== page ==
An 85-year-old woman was left lying on her doorstep for five hours while waiting for an ambulance after falling and breaking her hip.
The woman, who asked not to be named, was in her garden in South Witham when she lost her footing and fell on Tuesday morning. She managed to shuffle to her doorstep before calling for help from her neighbours.
As she was in too much pain to move, they covered her with blankets and phoned for an ambulance.
The woman’s daughter arrived shortly afterwards and when the ambulance had still not arrived an hour later, she phoned for help again.
She said: “They explained that they were dealing with a high volume of calls and that one would be arriving shortly. When one still hadn’t arrived after about an hour, I called again and was told that one had been on its way but it had to be redirected to an emergency.
“I completely understand this happens but Mum had already been waiting for several hours at this point and was crying out in pain.”
Worried that her mum would catch hyperthermia, she phoned her GP, who tried to track down the ambulance himself.
“The GP actually came to the house to see if he could help. They told him that one would be arriving any minute, so after checking mum over, he returned to his surgery and we carried on waitinng.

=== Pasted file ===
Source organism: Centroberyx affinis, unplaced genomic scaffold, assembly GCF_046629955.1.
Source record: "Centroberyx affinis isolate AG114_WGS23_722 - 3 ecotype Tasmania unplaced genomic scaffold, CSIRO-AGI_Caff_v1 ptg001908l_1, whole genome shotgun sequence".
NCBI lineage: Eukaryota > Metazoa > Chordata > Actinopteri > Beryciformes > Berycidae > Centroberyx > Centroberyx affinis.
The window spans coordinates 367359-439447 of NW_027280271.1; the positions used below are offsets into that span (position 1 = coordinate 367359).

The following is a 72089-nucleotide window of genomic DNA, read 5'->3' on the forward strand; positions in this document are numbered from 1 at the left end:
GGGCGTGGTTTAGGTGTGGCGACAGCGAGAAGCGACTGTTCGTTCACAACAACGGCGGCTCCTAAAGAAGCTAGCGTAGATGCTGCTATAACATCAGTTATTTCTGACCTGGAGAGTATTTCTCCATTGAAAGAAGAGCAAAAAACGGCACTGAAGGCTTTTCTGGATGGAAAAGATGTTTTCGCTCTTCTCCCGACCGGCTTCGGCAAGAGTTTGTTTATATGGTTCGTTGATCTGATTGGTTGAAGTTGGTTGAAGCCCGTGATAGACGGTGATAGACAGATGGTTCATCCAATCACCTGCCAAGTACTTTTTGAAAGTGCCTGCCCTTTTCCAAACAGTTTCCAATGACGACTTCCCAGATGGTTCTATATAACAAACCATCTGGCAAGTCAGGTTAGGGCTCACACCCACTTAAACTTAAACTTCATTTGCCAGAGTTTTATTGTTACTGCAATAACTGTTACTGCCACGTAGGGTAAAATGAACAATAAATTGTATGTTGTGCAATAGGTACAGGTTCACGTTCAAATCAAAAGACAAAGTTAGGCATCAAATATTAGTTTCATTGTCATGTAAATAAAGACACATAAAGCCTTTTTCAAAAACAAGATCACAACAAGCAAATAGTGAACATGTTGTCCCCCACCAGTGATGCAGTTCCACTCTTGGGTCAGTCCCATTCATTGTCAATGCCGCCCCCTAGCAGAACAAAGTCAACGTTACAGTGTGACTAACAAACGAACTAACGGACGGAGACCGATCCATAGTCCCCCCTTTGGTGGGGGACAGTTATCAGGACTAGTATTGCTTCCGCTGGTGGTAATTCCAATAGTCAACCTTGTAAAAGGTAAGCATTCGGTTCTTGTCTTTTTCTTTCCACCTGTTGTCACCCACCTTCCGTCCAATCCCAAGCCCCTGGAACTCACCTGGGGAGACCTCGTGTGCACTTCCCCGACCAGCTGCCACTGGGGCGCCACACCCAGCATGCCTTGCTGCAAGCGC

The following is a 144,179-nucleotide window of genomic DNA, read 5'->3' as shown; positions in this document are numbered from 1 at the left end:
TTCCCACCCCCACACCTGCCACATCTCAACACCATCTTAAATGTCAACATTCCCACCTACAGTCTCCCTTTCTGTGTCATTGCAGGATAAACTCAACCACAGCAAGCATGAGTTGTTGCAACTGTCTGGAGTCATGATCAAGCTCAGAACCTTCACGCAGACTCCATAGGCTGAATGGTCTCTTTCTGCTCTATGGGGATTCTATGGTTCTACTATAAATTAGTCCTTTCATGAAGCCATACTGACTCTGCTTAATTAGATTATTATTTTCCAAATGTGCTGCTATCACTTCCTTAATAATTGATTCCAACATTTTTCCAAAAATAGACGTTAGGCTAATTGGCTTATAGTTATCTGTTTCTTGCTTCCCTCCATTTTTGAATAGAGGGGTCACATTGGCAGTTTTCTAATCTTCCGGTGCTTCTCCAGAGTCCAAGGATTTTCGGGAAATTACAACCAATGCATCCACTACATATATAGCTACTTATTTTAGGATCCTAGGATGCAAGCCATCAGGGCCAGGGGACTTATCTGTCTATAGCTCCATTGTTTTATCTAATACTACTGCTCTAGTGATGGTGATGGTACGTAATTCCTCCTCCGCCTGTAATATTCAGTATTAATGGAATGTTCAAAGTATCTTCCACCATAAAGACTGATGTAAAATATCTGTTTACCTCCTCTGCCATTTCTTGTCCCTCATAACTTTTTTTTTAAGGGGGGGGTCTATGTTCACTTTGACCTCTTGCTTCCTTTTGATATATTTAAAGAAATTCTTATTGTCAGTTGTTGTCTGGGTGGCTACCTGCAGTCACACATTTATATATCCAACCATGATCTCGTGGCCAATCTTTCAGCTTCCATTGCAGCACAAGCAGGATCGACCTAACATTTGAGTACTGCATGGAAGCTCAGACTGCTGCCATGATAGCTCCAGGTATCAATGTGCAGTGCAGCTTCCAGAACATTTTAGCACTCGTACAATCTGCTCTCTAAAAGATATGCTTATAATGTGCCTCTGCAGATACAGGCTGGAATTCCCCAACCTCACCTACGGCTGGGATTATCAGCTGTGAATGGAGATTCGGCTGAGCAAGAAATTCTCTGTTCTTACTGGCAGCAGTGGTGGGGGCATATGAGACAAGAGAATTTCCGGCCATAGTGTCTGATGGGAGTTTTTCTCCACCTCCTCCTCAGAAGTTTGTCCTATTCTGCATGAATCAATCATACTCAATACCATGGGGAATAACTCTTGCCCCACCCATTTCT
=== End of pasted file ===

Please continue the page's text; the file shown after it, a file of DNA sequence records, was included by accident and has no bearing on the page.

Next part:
“When it was obvious that one wasn’t arriving and with Mum struggling to cope with the pain, I was left with little choice but to call them again. This time, they claimed not to know when it was going to arrive.”
Five hours after first calling for help, an ambulance finally arrived just after 4pm and the elderly woman was taken to Grantham Hospital with a suspected broken hip.
Her daughter is worried about it happening again.
“My mum broke her arm and shoulder last year and spent a lot of time in hospital,” she said.
“I dont blame the paramedics or the hospital but something needs to change. You simply can’t leave an 85-year-old lady lying on the ground in pain for five hours.”
Deputy director of operations for East Midlands Ambulance Service (EMAS) Ben Holdaway said: “We are very sorry to the patient and her family that we were unable to get help to them sooner.
“Whilst every attempt was made to see the patient as quickly as possible, at the time of the call we were dealing with a high number of life-threatening emergencies (unconscious and not breathing) who needed our help within minutes.
“We, like other NHS organisations, are continuing to see an increase in the number of patients accessing our service.
“Our priority is to ensure we provide a safe quality service to the people of the East Midlands.
“Together with our clinical commissioning groups (the people who fund our service) we recognise that there is a financial and resourcing challenge.
“An independent review is ongoing to look at what resources (staff and vehicles) we need to meet the increasing demand on our service.”
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